It turns out teenagers aren’t the only ones completely mortified by breakouts of acne! Believe it or not, cat acne is a real thing, and your cats don’t have to be teenagers to experience cat acne, either.
They even have their own dermatologists. (Tell your cats not to flick her tail for that) in fact, the veterinary dermatology field is far from frolicsome (that’s not because it needs an extra four years of medical training after finishing vet school) and deals with many of the same dermatological issues that affect humans — one of them is acne.
What Is Feline Acne?
Feline acne is a cosmetic disease and it is not usually dangerous but can call for persistent, symptomatic on-again, off-again treatment to control the flare-ups. Here are a few basic things about cat acne, straight from a vet.
Cat or Feline acne is an idiopathic (this means- we don’t know why it occurs) disorder, which is histologically known as follicular keratosis.
It is very common in cats and can occur at any age, gender and for any breed. In cases when there is no secondary infection, cat acne looks a lot like a pinch of dust beneath your cat’s chin.
Cat chin acne is the most common form of acne. They can appear as small blackheads underneath the chin called comedones (blackheads) which is usually not noticeable.
They can progress into the patch of blackheads that may or may not develop into a whitehead or red, itchy bumps which begins to remind you of pimples in humans.
When the acne is left unnoticed, it can advance to abscesses that rip open and become crusty. Secondary infections may set at this stage.
Some cats are impervious by acne and they don’t seem to bother them at all or cause any pain, while others show apparent signs of discomfort or itchiness.
What Causes Feline Acne?
The exact cause of cat acne is still unclear and researchers cite several possible causes.
The most accepted reason is over-active sebaceous glands and the cat’s hair follicles become jammed by waxy, oily accumulations of sebum (a type of oil that is produced by their skin).
Due to the build-up of sebum, it can clog your cat’s follicles and trap pathogens, which as you might expect, can lead to cat acne.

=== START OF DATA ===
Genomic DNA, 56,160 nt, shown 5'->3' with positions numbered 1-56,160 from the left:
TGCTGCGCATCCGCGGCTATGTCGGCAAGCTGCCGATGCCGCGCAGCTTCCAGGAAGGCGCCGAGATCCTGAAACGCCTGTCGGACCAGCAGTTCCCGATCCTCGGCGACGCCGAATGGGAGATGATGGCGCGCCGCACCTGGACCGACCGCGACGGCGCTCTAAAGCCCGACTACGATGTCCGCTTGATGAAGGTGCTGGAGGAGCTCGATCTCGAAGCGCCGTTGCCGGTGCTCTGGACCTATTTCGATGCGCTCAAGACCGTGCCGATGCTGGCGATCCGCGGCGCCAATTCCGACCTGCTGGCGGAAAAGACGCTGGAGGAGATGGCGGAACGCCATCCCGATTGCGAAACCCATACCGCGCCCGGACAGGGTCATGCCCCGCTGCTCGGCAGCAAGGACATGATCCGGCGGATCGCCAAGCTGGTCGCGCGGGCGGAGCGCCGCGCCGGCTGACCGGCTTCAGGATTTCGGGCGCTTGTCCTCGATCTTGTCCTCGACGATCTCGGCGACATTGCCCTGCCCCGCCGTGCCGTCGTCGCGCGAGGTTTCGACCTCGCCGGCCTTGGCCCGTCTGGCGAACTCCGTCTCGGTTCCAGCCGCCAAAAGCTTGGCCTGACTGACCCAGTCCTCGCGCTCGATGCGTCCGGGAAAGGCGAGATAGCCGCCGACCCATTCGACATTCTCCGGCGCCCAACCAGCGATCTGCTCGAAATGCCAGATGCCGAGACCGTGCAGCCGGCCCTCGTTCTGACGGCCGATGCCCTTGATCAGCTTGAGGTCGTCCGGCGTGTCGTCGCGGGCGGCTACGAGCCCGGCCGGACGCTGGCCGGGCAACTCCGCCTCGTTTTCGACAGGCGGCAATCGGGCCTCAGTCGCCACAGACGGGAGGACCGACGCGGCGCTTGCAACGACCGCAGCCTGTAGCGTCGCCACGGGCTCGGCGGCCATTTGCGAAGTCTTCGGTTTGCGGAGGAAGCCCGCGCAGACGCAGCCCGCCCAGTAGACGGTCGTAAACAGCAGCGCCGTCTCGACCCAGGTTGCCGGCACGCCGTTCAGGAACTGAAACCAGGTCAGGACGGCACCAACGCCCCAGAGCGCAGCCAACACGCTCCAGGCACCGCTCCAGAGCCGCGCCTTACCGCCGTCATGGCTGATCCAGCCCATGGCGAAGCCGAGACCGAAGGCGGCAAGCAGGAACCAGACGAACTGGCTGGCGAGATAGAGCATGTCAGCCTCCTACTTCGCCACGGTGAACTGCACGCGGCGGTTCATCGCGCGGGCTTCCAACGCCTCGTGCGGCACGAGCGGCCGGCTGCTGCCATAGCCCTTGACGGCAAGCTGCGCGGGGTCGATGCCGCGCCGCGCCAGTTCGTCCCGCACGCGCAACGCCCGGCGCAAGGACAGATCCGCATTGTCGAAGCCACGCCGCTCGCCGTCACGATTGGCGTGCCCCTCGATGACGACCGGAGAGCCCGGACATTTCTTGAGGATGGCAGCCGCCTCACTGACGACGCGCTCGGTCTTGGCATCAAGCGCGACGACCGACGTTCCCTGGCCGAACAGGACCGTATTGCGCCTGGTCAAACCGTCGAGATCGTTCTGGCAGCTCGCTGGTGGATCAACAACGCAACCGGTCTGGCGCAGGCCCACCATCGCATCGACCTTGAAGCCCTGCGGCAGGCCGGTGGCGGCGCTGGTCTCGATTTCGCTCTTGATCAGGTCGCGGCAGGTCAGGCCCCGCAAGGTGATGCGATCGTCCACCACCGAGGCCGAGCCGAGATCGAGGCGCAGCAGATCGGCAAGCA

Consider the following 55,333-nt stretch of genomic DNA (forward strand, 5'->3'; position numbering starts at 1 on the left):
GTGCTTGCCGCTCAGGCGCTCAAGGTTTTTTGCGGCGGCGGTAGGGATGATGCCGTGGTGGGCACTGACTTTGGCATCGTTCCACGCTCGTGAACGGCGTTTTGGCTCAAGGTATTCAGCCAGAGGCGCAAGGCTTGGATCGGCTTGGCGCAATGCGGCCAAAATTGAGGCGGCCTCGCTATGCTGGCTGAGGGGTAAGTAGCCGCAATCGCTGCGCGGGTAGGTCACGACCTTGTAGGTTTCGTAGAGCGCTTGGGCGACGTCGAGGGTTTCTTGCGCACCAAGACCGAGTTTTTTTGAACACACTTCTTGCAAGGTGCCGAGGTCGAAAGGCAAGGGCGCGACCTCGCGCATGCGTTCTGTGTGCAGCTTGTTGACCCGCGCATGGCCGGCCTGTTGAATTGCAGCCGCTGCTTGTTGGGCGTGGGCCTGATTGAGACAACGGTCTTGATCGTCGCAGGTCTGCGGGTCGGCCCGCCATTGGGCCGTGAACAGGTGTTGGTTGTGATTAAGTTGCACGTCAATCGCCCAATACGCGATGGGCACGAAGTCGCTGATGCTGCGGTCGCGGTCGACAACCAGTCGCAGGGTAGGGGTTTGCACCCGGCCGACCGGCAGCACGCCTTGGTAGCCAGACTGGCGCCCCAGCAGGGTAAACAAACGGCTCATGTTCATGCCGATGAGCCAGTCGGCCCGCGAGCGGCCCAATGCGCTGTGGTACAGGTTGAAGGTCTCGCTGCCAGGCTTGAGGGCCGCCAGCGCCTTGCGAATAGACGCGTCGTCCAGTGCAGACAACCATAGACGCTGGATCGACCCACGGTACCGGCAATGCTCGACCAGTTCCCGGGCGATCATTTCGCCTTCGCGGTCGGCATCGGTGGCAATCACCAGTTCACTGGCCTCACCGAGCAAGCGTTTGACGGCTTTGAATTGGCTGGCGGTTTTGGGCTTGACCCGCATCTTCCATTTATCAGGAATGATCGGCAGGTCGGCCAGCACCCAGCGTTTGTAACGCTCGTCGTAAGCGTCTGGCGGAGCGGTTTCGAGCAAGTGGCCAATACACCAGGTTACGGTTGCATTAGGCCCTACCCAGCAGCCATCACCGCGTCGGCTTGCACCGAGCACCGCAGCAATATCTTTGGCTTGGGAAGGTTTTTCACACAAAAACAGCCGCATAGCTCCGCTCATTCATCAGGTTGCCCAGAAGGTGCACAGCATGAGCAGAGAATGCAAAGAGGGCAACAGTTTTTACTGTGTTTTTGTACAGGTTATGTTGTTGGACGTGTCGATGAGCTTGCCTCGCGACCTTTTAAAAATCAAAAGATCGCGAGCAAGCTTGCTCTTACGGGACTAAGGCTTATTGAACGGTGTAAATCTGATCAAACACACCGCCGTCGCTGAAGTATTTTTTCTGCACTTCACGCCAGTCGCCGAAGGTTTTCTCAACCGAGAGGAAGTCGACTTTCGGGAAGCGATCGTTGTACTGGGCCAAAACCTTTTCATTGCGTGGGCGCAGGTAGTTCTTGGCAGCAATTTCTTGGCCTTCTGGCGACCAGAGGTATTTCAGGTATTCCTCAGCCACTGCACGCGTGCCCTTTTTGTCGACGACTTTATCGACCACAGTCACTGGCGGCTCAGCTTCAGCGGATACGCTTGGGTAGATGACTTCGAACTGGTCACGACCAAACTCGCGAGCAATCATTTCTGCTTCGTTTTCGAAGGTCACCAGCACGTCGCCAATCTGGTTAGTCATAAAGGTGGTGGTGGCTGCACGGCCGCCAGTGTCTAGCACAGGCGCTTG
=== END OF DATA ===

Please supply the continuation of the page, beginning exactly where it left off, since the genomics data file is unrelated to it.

The other factors include stress, food allergies, poor grooming by herself or by her human companions. he compromised the immune system of a cat is also a contributing factor though this always is not the case.
Genetics, breed, gender, and age do not seem to play much of a role in the odds of cat acne. Viruses such as the feline herpes virus and feline calicivirus also do not seem to play a role.
On the whole, just like in humans, the precise cause of one cat’s acne is up for speculation.
It is possible that there are multiple contributing factors lead to the development of cat acne. Whatever may be the reason, always consult your vet before treating your pet at home.
What Are The Symptoms Of Feline Acne?
- The simplest way to tell if your cat has cat acne is by simply looking under their chin. Initially, you might have thought to be dirt but once you know what to search for, it is hard to ignore.
- Generally, there are just asymptomatic blackheads beneath the chin, lower lip and on the upper lip.
- When there is a secondary infection is present, there is the possibility that pustules and watery crusts will form.
- In very severe cases, the skin around the chin can become very thick and swollen (edematous). They may even get scarred from secondary infections.
- Cats will exhibit bleeding crusts, nodules, pain and hair loss.
- Cat acne is different from other skin diseases such as contact dermatitis (such as an allergy to plastic food bowls), mange (demodicosis), Malassezia (a type of yeast) eosinophilic granuloma complex and ringworm (dermatophytosis).
- However, it is important to rule out all these cat diseases with proper testing by a vet.
Does My Cat Have Chin Acne?
There is no particular breed of cat is prone to chin acne. Check out above mentioned symptoms.
Many other skin conditions in cats present with similar symptoms of acne, and it’s significant that your vet excludes more serious problems before beginning treatment or prescribing medication.
As we all know that when some medications if used mistakenly, can aggravate skin conditions.
Cat Acne Treatment
Fortunately, cat acne is not quite a serious condition and is typically very easy to treat with the right medication. Sometimes, it can become annoying to cat owners, who often just want to know how to get shot of cat acne.
Most mild cases of feline acne will not necessitate treatment. The cat acne, though, will clear up by itself within a couple of weeks or so.
In those mild cases, your vet will instruct you to just stop bothering your cat’s acne and keep an eye on the acne so as to call him if you notice any signs of infection.
But, sometimes when your cat has had previous cases of secondary infections of acne, your vet might recommend cat acne wipes to avoid another occurrence of infection.
There may be chronic cases of cat acne or that comes back repeatedly, the vet would work with owners to plan a maintenance schedule that will prevent the cat from having frequent outbreaks.
This will possibly involve cleaning the acne site once a week or so with an antimicrobial solution like chlorhexidine or betadine. Use Chlorhexidine with utmost care near the eyes as it can cause severe ocular damage.
When the acne outburst is severe with infection, vets suggest antibiotics (topical, oral or injectable) or corticosteroids as an adjunct to other treatments.